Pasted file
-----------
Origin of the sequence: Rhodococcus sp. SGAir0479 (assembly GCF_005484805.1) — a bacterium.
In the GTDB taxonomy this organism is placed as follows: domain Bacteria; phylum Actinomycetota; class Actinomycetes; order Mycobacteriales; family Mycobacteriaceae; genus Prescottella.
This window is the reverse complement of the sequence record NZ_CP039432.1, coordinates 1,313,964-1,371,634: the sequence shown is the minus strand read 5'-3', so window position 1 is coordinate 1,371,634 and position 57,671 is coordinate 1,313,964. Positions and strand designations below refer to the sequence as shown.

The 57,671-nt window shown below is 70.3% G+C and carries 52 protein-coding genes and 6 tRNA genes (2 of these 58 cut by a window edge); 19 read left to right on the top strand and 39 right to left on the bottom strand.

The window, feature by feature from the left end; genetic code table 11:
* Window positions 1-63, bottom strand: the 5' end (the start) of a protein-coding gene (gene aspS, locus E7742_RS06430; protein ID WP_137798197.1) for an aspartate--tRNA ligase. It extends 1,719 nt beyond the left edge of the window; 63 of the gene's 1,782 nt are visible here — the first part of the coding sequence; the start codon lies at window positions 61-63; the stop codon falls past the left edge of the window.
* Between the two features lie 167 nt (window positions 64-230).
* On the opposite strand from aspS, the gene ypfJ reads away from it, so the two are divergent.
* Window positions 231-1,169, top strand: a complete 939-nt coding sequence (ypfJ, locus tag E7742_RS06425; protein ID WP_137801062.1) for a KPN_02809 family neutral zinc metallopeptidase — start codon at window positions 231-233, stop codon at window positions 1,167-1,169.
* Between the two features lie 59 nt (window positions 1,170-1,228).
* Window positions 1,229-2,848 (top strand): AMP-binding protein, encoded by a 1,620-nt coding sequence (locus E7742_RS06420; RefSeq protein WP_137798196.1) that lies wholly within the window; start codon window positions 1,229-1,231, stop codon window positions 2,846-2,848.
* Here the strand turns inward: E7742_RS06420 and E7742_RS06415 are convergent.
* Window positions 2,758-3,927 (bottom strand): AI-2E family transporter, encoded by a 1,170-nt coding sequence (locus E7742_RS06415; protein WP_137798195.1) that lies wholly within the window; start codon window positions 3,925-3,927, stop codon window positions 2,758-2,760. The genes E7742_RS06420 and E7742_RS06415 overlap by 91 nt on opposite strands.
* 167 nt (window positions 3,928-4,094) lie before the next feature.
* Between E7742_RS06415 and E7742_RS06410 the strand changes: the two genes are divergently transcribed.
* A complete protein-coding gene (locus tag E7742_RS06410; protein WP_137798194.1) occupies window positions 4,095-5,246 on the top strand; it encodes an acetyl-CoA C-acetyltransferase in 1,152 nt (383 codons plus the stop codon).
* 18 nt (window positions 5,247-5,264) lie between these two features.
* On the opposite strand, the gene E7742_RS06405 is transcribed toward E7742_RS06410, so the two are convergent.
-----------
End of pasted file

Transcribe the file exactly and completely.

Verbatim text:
Origin of the sequence: Rhodococcus sp. SGAir0479 (assembly GCF_005484805.1) — a bacterium.
In the GTDB taxonomy this organism is placed as follows: domain Bacteria; phylum Actinomycetota; class Actinomycetes; order Mycobacteriales; family Mycobacteriaceae; genus Prescottella.
This window is the reverse complement of the sequence record NZ_CP039432.1, coordinates 1,313,964-1,371,634: the sequence shown is the minus strand read 5'-3', so window position 1 is coordinate 1,371,634 and position 57,671 is coordinate 1,313,964. Positions and strand designations below refer to the sequence as shown.

The 57,671-nt window shown below is 70.3% G+C and carries 52 protein-coding genes and 6 tRNA genes (2 of these 58 cut by a window edge); 19 read left to right on the top strand and 39 right to left on the bottom strand.

The window, feature by feature from the left end; genetic code table 11:
* Window positions 1-63, bottom strand: the 5' end (the start) of a protein-coding gene (gene aspS, locus E7742_RS06430; protein ID WP_137798197.1) for an aspartate--tRNA ligase. It extends 1,719 nt beyond the left edge of the window; 63 of the gene's 1,782 nt are visible here — the first part of the coding sequence; the start codon lies at window positions 61-63; the stop codon falls past the left edge of the window.
* Between the two features lie 167 nt (window positions 64-230).
* On the opposite strand from aspS, the gene ypfJ reads away from it, so the two are divergent.
* Window positions 231-1,169, top strand: a complete 939-nt coding sequence (ypfJ, locus tag E7742_RS06425; protein ID WP_137801062.1) for a KPN_02809 family neutral zinc metallopeptidase — start codon at window positions 231-233, stop codon at window positions 1,167-1,169.
* Between the two features lie 59 nt (window positions 1,170-1,228).
* Window positions 1,229-2,848 (top strand): AMP-binding protein, encoded by a 1,620-nt coding sequence (locus E7742_RS06420; RefSeq protein WP_137798196.1) that lies wholly within the window; start codon window positions 1,229-1,231, stop codon window positions 2,846-2,848.
* Here the strand turns inward: E7742_RS06420 and E7742_RS06415 are convergent.
* Window positions 2,758-3,927 (bottom strand): AI-2E family transporter, encoded by a 1,170-nt coding sequence (locus E7742_RS06415; protein WP_137798195.1) that lies wholly within the window; start codon window positions 3,925-3,927, stop codon window positions 2,758-2,760. The genes E7742_RS06420 and E7742_RS06415 overlap by 91 nt on opposite strands.
* 167 nt (window positions 3,928-4,094) lie before the next feature.
* Between E7742_RS06415 and E7742_RS06410 the strand changes: the two genes are divergently transcribed.
* A complete protein-coding gene (locus tag E7742_RS06410; protein WP_137798194.1) occupies window positions 4,095-5,246 on the top strand; it encodes an acetyl-CoA C-acetyltransferase in 1,152 nt (383 codons plus the stop codon).
* 18 nt (window positions 5,247-5,264) lie between these two features.
* On the opposite strand, the gene E7742_RS06405 is transcribed toward E7742_RS06410, so the two are convergent.